Developing a more professional team

DESPITE a wave of redundancies across industry and business in recent months it seems many companies are now looking beyond staff cuts for additional cost-saving measures.

The traditional targets of marketing and training budgets might just have slipped underneath the radar, however, as businesses wake up to the advantages of ongoing staff training programs.

And it’s not just for professional development but also as a valuable marketing tool for corporations looking to attract and retain top class staff.

Training is now focused on the development of communication skills in addition to traditional technical training.

Australian Institute of Management executive director Patrick Cullen said the push for training often emanated from line managers rather than the human resources department.

“I would talk about two fundamental levels of training,” he said.

“One is based on the need for people to have the skills to do a job that had to be done … companies have always invested in that.

“On top of that there’s increasing interest in a range of development opportunities.

“The vast bulk of our training is training managers … and I think the level of management and leadership is improving.

“The actual cost of investing in people is very insignificant if you look at the cost of training people in relation to salaries.”

The real issue for companies looking at downsizing is ensuring the people left at a company are fully skilled and preforming to full capacity.

Despite the downsizing currently taking place, businesses are increasingly aware that the right people represent a real competitive advantage.

McKinnon Sales Centre managing director Shirley McKinnon claims that, whereas in the past, training budgets were hit hard in difficult times, companies now were talking about the value of self development.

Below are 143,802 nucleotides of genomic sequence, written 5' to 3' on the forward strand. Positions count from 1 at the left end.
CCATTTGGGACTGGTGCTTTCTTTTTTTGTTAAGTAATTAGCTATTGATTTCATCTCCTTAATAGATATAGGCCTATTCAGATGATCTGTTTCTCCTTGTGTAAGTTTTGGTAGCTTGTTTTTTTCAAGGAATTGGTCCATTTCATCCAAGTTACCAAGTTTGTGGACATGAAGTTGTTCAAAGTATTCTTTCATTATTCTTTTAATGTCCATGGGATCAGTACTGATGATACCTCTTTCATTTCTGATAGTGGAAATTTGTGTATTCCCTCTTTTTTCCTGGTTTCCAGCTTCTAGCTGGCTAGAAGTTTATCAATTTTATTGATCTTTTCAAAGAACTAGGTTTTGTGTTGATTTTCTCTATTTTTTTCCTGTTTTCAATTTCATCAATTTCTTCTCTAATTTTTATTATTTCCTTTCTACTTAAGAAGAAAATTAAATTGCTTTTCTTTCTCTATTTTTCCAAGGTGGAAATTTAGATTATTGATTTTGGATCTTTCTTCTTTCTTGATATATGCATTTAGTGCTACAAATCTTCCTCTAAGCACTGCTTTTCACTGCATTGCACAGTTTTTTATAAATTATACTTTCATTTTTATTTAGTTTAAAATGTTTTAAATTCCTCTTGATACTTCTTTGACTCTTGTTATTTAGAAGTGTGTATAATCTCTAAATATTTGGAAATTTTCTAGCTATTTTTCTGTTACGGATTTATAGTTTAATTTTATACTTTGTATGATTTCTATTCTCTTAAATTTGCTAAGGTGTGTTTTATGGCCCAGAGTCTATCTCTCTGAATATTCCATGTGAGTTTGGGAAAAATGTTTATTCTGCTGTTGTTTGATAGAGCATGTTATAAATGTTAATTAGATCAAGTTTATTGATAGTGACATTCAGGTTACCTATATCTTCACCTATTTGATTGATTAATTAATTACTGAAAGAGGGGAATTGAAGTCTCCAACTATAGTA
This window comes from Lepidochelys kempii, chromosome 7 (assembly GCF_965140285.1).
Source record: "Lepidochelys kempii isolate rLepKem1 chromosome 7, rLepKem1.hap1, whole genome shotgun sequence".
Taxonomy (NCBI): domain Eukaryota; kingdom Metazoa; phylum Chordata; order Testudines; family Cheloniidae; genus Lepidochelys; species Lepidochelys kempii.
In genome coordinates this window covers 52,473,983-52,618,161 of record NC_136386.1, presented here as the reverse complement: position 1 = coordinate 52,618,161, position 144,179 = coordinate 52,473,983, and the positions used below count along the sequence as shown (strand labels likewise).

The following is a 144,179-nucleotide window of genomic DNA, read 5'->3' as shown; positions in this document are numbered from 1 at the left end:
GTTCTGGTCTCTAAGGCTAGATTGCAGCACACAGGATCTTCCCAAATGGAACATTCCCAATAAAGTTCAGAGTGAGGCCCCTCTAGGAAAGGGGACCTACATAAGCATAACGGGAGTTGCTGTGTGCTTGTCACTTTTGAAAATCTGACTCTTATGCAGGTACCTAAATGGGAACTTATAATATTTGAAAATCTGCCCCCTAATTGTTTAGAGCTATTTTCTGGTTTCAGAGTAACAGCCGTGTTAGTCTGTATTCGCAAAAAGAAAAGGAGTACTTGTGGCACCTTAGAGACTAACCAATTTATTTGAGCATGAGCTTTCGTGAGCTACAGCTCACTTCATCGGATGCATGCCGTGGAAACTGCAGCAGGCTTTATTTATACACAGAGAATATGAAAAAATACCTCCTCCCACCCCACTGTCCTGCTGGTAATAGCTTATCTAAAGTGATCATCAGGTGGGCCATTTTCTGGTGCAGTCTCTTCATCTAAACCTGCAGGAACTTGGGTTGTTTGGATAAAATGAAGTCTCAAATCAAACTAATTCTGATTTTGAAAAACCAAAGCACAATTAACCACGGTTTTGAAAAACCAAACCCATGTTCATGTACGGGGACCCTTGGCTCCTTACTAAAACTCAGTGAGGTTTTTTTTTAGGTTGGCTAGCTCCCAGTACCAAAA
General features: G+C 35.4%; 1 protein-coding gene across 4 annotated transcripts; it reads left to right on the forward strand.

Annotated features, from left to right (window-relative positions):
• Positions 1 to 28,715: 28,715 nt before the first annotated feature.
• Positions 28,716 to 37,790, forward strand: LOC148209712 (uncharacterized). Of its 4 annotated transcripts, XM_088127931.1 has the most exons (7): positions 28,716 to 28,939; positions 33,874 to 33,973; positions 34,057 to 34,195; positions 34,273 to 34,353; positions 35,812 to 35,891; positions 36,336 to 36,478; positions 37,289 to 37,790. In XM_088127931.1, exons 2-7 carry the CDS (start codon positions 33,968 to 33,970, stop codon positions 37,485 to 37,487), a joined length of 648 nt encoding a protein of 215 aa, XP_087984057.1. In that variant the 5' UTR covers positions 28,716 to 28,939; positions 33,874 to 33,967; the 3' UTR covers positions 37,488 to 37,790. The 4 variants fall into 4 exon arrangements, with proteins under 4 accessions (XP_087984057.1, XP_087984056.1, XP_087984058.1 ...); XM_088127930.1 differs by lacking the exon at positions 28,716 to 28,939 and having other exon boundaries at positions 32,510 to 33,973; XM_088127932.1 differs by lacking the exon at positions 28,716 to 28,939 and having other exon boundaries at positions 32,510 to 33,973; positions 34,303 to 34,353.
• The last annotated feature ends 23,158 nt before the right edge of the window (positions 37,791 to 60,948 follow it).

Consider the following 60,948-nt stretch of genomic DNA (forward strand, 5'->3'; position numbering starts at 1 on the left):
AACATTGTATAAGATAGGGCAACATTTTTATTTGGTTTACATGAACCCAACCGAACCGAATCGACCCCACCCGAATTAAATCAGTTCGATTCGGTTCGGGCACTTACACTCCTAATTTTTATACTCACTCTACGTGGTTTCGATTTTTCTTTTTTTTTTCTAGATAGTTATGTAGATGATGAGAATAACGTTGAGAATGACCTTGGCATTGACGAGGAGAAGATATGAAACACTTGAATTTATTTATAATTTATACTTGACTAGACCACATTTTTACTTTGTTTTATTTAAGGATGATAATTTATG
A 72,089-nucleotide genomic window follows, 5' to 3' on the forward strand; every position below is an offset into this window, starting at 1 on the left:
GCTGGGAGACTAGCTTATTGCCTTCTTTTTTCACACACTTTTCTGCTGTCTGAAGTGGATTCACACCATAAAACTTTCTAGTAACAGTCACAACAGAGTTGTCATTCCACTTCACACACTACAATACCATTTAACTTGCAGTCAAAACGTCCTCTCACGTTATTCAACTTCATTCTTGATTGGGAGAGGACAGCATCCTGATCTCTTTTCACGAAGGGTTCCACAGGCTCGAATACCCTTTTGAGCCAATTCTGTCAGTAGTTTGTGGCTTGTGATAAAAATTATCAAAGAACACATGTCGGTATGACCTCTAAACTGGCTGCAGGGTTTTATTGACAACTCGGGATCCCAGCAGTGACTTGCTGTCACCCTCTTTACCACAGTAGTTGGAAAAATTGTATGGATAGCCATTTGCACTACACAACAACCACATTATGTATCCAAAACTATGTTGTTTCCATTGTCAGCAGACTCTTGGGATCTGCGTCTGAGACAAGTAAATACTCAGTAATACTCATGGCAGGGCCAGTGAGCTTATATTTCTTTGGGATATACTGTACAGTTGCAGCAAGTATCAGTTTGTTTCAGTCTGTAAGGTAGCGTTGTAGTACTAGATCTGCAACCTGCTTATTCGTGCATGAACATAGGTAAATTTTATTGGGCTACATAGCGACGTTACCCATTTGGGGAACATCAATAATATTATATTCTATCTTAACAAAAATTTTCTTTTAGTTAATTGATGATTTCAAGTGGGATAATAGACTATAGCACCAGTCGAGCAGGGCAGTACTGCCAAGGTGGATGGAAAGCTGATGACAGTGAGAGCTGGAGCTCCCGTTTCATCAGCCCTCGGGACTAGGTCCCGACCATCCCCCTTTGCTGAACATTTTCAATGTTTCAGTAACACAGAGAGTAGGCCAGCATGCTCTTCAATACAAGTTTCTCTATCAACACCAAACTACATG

“There’s a big focus on improving communications internally,” Ms McKinnon said.

“When things get tight some people pull back. The thing is, you’re relying more and more on staff and then you turn around and say you won’t spend anything on training.

“Companies are getting smarter. You just can’t afford too much staff turnover.”

Despite the demand for interpersonal skills, training companies want to see a return on their investment.

The market is demanding practical and relevant training rather than theory-based programs.

“In the past a lot of training got a bad name because it was ineffectual,” Ms McKinnon said.

“I think if you really want to support staff through uncertain times, spending money on self development is money well spent because they’ll ride out uncertainty.

“And if someone is eager to learn and a company won’t pay – there’s a big message there.”

Training isn’t cheap and undertaking effective, ongoing training can run into tens of thousands of dollars.

Realisations Consultancy director corporate education Genevieve Armson said long-term programs delivered far better outcomes for businesses.

“It just seems people have changed,” Ms Armson said. “You can send your people along to a one-day program but companies are asking how much value they are getting out of that.

“They’re (businesses) really looking at up-skilling people so they can take on a variety of roles and recognising that a lot of managers have moved through the ranks but haven’t ever had any management training. It’s about communication but it’s more than that. It’s about relating to people and how you deal with conflict.”

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